Monday July 22nd, 2024
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The War On Drugs: How Egypt Was The First Country To Lead The Charge And The Last To Back Down

Many nations are starting to agree that the international war on drugs has been lost - unlike Egypt, the first country in the world to announce its war. We look into the history of the criminalisation of drugs, how Egypt pioneered the movement and how other nations are now adopting other approaches.

Staff Writer

The War On Drugs: How Egypt Was The First Country To Lead The Charge And The Last To Back Down

A country that has been following world trends left and right, Egypt has failed to pick up on the latest one of legalising or decriminalising drugs. Not only that, but it seems we were one of the first countries to start the fight against drugs and the first to attempt turning the consumption, manufacture, and trade of narcotics into a crime. It was under Napoleon's brief rule of Egypt in 1798 that cannabis was outlawed for the first time ever in Egypt - also marking the first time it was outlawed in any country in the world. We were also one of the first countries to ask the world to join in on this fight, in 1925 to be precise. 

We were one of the first countries to pursue a worldwide ban of the then legal trade of cannabis and its many derivatives, including hashish. In David Nuts' book Drugs Without the Hot Air a rather interesting passage reads, “In 1925 Egypt, backed by Turkey, proposed that cannabis be included in the Geneva International Convention on Narcotics Control. This was ostensibly on the grounds that 'chronic hashism' was causing widespread insanity, although since this wasn’t occurring in India (and still doesn’t in present-day Britain, for that matter), this was almost certainly an exaggeration of the problem. Egypt did, however, rely heavily on cotton exports, and may have been trying to protect its cotton industry from the competition posed by hemp cloth. The vote went in Egypt’s favour, despite opposition from India, and although the British delegate made a show of support for the colony by abstaining from the vote, Britain still signed the treaty.”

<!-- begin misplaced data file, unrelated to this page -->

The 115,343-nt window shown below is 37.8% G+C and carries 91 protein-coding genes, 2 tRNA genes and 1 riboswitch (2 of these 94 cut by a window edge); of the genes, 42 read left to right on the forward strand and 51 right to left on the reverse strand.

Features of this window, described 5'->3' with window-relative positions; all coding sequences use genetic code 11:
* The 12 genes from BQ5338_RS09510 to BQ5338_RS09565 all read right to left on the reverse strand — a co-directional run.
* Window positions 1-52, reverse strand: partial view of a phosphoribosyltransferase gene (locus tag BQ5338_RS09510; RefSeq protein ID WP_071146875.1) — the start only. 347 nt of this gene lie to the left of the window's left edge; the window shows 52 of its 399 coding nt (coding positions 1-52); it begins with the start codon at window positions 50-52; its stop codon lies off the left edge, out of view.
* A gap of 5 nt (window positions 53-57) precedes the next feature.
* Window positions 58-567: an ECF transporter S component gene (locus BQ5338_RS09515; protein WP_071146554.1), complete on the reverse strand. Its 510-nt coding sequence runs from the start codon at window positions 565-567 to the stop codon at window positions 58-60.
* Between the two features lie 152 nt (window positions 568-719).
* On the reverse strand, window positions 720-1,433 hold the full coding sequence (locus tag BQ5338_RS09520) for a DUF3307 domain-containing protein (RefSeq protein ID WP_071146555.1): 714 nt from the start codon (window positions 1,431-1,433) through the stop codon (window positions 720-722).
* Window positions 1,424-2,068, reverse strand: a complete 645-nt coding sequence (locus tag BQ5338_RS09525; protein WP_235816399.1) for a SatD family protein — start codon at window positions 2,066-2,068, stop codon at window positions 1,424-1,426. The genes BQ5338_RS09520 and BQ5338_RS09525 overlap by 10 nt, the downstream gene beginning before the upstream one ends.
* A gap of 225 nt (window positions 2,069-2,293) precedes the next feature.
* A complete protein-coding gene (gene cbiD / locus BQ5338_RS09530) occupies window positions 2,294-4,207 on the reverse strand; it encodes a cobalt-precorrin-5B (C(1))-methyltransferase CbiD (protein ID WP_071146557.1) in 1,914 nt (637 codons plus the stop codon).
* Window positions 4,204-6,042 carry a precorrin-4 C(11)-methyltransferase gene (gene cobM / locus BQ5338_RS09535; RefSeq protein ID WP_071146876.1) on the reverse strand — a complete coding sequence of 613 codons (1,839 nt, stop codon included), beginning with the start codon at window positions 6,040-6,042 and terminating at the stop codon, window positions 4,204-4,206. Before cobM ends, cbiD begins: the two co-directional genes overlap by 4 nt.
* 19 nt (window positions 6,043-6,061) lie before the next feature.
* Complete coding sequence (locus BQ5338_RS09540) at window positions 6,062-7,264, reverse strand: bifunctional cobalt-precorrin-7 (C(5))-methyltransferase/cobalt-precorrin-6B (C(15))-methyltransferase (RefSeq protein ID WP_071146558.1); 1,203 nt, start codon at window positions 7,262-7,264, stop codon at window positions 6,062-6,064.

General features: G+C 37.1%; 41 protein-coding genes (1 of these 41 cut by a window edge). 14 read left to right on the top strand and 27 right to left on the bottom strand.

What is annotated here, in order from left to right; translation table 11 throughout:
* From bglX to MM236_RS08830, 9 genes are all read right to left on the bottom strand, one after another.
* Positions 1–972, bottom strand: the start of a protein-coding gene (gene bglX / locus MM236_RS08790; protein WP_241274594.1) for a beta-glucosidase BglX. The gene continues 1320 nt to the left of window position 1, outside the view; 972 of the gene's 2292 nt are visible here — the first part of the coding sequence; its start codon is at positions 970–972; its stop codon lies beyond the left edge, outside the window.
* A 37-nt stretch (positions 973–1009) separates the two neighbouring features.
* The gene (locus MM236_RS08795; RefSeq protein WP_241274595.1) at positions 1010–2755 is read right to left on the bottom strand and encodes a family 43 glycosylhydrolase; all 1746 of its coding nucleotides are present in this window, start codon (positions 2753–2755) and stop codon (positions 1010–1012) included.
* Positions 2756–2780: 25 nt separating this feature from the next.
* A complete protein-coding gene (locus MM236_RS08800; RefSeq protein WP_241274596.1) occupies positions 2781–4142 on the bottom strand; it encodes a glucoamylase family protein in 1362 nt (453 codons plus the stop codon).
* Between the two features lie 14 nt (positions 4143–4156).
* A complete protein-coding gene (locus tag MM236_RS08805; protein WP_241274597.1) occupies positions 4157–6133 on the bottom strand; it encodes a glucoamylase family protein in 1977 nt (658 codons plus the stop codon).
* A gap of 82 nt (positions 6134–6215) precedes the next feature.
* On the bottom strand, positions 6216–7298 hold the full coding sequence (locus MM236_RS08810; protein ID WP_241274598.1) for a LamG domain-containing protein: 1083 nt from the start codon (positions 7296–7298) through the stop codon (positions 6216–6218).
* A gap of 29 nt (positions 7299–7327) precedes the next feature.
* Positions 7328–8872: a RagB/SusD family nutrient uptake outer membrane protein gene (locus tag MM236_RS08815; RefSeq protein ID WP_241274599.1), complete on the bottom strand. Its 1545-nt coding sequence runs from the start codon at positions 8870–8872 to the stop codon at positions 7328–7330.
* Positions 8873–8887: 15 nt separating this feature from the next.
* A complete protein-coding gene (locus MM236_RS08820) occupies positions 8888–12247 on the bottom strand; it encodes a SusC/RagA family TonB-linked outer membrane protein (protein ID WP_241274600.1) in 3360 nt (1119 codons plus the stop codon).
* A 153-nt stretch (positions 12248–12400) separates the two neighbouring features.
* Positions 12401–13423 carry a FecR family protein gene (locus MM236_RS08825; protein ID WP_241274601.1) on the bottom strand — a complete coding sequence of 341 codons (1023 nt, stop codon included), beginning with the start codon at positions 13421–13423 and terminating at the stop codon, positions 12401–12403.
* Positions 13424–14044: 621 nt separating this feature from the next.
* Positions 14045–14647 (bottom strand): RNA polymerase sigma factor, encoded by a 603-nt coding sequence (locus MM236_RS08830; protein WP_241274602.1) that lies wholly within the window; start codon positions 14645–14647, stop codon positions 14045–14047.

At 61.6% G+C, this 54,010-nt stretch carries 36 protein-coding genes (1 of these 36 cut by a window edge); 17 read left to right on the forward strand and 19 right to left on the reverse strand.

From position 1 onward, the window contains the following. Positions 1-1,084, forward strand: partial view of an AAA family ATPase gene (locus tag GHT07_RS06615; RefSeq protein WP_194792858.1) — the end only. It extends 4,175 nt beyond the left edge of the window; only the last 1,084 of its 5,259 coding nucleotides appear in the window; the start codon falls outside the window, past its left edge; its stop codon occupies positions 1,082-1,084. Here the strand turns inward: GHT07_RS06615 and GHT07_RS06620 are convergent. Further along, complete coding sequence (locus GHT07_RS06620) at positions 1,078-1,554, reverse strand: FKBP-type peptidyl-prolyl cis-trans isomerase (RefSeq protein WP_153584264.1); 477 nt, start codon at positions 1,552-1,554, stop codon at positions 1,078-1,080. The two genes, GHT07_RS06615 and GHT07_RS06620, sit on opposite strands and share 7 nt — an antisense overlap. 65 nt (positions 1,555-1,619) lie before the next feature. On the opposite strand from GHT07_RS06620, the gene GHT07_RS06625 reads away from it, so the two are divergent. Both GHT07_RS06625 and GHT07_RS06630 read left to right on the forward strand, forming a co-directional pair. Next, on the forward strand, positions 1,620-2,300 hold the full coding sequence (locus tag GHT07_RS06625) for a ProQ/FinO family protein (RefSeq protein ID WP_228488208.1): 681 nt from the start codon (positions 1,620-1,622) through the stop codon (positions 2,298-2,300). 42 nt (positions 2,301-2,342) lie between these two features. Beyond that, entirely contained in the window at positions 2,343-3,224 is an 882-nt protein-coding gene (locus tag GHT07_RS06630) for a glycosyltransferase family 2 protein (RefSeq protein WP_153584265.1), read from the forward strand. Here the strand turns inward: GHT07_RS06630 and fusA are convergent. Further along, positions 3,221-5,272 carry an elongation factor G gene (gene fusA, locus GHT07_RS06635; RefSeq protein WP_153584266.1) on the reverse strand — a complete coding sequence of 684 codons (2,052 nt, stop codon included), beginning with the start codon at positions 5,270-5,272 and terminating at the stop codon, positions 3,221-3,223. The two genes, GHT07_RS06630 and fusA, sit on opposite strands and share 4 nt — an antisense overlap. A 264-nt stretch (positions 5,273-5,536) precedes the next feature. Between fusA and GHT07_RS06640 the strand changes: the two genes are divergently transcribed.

Based on the notion that hashish caused insanity, Egypt managed to get cannabis internationally outlawed alongside cocaine and heroin. In reality hashish does not cause insanity at all; in fact it's been used in Egypt since the days of the Pharaohs. The reality was that farmers were choosing cannabis over cotton as a more lucrative crop to grow. Egypt, whose exports at the time depended largely on cotton, found an ingenious way to ban the hemp plant, not only locally because that wouldn’t prevent the world from utilising hemp for its industrial properties for example making paper, cloth, and rope, but on an international level by proposing the worldwide ban at the League of Nations. Basically in 1925, prior to World World II and the rise of the United States onto the world stage, Britain was one of the biggest super powers in the world and due to their special political relationship with Egypt, were benefitting from Egypt's cotton production - they stood to lose a lot, economically speaking, if hemp production increased. Anything that Egypt did was primarily dictated by Britain; such a political decision at the time was influenced heavily by them.